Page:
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Jenny Slate's Weird Web Series 'Catherine' Is Worth a Watch

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Jun 06, 2014 | 1:44pm EDT

Jenny Slate, CatherineYouTube/buh

A word of warning: Jenny Slate is about to blow up in a big way. The young comedian has been cultivating her career right in the periphery of mainstream attention, but that all might change with her star-making role in the Sundance gem Obvious Child, a dark indie comedy that blindsided festival goers and might give Slate her ticket to becoming a more recognizable figure in Hollywood. Really, you should hitch your ride to her wagon now, so that when everyone's fawning over comedy's biggest it-girl in a few years,  you'll be way ahead of the curve. Slate has been appearing in movies on television for a while now; she had a micro stint on SNL where she's most well-remembered for dropping the F-bomb on national television. But besides giving the FCC another headache, the comedian has appeared in recurring roles on Parks and Recreation, Bob's Burgers, Hello Ladies, and House of Lies. She was also the creative force and voice behind the viral-hit, Marcel the Shell with Shoes On. But one of her lesser known gems: the web series "Catherine."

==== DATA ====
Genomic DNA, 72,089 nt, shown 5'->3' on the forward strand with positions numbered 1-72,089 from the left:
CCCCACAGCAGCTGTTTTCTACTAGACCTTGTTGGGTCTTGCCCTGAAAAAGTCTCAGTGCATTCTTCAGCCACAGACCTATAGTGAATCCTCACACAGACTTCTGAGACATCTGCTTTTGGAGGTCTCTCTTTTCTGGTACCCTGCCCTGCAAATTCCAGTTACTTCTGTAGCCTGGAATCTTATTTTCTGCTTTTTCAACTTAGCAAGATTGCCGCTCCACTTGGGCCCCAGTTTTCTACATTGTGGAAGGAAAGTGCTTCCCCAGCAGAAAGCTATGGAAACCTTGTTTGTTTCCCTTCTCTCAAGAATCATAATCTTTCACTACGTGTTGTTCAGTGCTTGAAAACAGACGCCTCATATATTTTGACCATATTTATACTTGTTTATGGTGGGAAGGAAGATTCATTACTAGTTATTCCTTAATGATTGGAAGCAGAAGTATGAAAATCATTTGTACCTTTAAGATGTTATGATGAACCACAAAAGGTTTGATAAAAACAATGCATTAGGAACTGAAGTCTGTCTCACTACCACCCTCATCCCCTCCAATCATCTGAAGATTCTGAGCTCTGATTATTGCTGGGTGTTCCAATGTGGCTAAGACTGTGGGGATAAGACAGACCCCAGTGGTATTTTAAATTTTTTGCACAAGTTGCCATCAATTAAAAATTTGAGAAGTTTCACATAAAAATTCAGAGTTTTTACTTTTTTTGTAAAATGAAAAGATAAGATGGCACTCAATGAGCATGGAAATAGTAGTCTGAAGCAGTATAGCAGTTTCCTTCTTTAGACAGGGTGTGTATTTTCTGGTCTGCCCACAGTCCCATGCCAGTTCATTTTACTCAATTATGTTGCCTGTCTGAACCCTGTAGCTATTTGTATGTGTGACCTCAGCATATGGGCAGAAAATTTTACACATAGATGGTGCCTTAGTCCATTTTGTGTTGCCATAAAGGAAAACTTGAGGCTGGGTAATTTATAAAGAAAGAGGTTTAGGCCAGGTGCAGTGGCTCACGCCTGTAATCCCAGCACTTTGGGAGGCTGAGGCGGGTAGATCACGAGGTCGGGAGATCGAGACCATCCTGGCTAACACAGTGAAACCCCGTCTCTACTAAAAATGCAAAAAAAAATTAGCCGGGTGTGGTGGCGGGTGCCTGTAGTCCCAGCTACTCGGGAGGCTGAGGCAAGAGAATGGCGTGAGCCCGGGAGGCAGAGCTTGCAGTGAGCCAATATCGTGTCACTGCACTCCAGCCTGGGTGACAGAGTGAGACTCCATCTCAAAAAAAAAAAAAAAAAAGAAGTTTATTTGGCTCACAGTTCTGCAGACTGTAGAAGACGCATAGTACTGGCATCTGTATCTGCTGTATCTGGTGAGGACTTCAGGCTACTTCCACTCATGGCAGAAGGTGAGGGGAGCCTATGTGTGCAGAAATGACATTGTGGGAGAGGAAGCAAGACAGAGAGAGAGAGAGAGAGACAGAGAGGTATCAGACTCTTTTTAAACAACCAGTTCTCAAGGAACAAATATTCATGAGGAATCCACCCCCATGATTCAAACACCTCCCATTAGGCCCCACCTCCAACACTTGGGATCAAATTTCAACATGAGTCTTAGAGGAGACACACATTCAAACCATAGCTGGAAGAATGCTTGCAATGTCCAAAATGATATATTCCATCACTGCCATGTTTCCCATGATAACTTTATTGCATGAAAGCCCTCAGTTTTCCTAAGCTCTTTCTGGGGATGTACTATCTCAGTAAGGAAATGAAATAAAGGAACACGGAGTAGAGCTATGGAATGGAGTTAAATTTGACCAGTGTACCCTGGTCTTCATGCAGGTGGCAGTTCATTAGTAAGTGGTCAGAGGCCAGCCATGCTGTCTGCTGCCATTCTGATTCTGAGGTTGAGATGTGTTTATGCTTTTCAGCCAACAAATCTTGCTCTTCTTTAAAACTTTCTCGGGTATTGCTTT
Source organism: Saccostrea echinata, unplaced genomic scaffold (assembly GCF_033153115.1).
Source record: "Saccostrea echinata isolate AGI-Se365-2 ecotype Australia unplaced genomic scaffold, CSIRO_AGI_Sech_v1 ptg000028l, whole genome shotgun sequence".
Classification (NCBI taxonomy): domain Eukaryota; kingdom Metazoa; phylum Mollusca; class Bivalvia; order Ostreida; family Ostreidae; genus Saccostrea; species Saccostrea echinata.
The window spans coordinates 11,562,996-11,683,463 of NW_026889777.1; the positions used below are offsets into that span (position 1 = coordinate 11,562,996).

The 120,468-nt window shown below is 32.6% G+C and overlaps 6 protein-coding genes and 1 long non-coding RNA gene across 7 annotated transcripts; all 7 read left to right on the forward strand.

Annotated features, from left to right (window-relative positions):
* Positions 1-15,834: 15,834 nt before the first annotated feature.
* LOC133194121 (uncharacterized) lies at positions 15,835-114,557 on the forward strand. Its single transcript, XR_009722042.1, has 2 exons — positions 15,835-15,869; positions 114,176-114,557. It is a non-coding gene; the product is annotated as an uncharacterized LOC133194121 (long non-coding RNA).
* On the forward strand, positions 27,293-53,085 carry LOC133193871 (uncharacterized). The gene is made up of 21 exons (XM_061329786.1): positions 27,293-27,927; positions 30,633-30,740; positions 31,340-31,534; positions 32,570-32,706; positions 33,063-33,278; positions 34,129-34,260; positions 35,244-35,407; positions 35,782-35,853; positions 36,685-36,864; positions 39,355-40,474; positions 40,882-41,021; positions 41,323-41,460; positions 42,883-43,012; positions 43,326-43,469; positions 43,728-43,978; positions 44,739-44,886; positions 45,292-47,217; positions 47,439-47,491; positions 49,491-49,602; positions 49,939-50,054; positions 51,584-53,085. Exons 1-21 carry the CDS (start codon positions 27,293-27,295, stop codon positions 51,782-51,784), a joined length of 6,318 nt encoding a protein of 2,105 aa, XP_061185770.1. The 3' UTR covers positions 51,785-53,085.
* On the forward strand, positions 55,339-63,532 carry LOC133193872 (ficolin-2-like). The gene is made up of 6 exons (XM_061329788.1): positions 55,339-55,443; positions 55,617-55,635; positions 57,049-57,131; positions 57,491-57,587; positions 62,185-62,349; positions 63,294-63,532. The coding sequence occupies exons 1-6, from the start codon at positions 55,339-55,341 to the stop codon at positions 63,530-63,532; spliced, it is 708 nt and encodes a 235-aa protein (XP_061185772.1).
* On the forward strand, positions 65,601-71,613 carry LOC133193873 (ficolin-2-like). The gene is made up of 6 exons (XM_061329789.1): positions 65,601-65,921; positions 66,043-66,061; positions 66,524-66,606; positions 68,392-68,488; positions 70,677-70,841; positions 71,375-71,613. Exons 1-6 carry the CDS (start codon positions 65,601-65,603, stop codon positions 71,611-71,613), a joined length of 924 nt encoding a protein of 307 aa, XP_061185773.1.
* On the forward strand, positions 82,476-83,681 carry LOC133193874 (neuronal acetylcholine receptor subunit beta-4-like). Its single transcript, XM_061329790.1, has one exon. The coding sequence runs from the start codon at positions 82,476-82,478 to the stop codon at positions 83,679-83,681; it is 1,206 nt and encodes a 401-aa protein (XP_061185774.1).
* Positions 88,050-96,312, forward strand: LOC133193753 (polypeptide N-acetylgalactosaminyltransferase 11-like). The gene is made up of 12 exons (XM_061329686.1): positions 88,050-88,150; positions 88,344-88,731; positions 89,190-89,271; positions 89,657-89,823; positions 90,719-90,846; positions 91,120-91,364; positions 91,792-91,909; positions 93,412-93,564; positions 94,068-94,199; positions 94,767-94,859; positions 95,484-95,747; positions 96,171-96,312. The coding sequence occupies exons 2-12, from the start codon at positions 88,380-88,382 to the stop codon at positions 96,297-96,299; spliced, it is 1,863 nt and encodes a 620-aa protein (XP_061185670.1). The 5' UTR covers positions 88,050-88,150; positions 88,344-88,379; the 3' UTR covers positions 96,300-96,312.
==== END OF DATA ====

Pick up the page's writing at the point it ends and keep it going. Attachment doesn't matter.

Written by Slate and collaborator and husband Dean Fleischer-Camp, the series stars Slate as the titular Catherine, and it's a tough one to describe... perhaps frightfully mundane. There's no other way to aptly describe the kooky web-series besides smashing two opposing adjectives together and hoping it all makes sense. The story, told in 12 parts, follows Catherine as she goes to work, talks to co-workers, orders bread and butter sandwiches, and... that's pretty much it. But it's oddly fascinating.

It's an odd experiment in comedy and tone. The actors read their lines in a flat, peculiar monotone, but paired with subtle musical cues, everything begins to feel really creepy, like something is seriously wrong with these people. In an interview with Splitsider, Slate described the creation of the series: "I was super stoned at my house, and Dean [Fleischer-Camp] and I were talking about the idea of 'what is normal and what is neutral.' Not trying to be being boring and not trying to not be funny, but what is exactly straight down the middle? What is it when you're not trying to do anything? You're not trying to be boring; you're not necessarily trying to be funny. You're just existing somewhere in the middle. I started to act out this scene that you see in episode one of 'Catherine.' It made us laugh really hard, so we started to write down more."

It's not for everyone... it might not really be for anyone. But check it out and see if it clicks with your sense of humor.

Check out the first episode here, and find the rest of the series on YouTube.

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